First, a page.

childs drawing of the letter C

omfort Pack

As part of the earthquake preparedness program at San Rafael School , the school maintains supplies of water, food and medicine to care for the children for several days if an earthquake were to occur. In addition, the children are asked at the beginning of each year to bring in a personal comfort pack to be stored at school and given to them in the event of an earthquake. The goal of these bags is not survival, but as the name suggests, extra comfort for a trying time. The PTA sends home a zippered plastic bag with suggestions for articles to be included, such as: hat, sunblock, playing cards, lollipops, space blanket, family pictures, personal note from their parents.


Earthquakes are not just a source of destruction. To seismologists, they provide a way of "seeing" into the inside of the Earth. Waves produced by earthquakes travel through the Earth and bounce off different features of the Earth's interior. The patterns they form after bouncing off these features can be used to image the interior, much like a doctor's CAT scan provides a picture of the interior of our bodies.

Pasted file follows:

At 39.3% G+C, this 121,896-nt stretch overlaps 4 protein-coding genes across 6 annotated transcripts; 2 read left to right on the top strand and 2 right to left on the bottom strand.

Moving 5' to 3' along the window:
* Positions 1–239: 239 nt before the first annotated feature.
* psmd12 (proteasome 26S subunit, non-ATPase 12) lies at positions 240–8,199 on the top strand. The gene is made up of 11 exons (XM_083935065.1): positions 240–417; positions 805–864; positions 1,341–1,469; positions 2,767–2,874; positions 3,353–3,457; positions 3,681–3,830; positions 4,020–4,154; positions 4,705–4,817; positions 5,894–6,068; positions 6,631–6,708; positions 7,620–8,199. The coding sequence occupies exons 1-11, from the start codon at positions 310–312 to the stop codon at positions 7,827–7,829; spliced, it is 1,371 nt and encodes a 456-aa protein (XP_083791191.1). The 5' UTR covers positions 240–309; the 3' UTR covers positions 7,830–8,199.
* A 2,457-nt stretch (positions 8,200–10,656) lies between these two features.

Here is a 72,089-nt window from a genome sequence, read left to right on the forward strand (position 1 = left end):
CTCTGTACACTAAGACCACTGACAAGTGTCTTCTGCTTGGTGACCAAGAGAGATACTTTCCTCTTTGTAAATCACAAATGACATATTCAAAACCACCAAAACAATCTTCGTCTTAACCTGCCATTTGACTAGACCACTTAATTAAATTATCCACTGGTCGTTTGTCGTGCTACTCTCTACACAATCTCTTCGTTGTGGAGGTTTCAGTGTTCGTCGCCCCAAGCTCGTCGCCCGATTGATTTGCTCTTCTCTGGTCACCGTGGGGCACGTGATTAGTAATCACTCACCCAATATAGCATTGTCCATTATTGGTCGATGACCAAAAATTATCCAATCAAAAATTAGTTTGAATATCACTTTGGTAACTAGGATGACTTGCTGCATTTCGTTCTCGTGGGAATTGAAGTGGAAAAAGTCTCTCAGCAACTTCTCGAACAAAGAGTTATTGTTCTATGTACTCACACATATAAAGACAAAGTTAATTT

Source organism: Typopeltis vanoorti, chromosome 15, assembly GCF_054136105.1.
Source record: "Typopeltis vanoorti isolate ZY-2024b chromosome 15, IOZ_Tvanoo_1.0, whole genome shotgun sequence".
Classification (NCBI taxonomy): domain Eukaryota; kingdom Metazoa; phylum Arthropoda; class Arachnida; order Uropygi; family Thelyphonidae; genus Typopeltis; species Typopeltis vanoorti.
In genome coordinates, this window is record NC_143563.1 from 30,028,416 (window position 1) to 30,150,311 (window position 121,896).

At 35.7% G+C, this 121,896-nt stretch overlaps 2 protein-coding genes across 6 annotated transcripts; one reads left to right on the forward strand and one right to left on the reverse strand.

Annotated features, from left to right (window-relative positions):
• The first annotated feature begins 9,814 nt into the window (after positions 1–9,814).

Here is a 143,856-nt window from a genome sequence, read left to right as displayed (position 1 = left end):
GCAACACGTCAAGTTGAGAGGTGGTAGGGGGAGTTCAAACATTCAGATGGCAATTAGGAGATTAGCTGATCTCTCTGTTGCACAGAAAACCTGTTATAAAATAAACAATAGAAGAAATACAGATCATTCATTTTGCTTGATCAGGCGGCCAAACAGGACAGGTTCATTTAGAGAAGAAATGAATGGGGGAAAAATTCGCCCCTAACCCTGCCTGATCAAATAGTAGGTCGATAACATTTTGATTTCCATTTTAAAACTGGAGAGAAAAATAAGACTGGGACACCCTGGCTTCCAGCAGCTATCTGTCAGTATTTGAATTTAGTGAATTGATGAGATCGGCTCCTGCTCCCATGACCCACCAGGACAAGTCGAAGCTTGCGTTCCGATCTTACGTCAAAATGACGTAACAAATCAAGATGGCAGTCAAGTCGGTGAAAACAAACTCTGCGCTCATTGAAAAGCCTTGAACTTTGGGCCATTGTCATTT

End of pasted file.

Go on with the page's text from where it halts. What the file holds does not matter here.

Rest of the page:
The reflection of seismic waves showed seismologists that the center of the Earth is composed of iron and nickel. This metallic core has two parts, the outer core (from 2500 miles to 3500 miles below the surface) where the metal is liquid and the inner core (the central 500 miles of the Earth) where the great pressures force the metal back into a solid state. The core was initially recognized by the first prominent woman seismologist, Inge Lehmann (see Inge).


The outermost layer of the Earth is called the crust. The thinnest crust at the mid-ocean ridges is 3 to 5 miles thick and the thickest crust under the Himalayas and Tibet is as much as 60 miles thick. The average thickness under the continents is about 20 miles. Because earthquakes only happen where the rocks are cold enough to be brittle, almost all of them occur in the crust. The boundary between the crust and the mantle that lies beneath it is called the Mohorovic discontinuity, or Moho for short, named after the renowned seismologist, A. Mohorovic, who discovered it in 1908. The difference between the crust and mantle is chemical, with different, denser rocks in the mantle. The different rocks transmit seismic waves at different speeds causing reflections that allowed Dr. Mohorovic to recognize the Moho (see Core).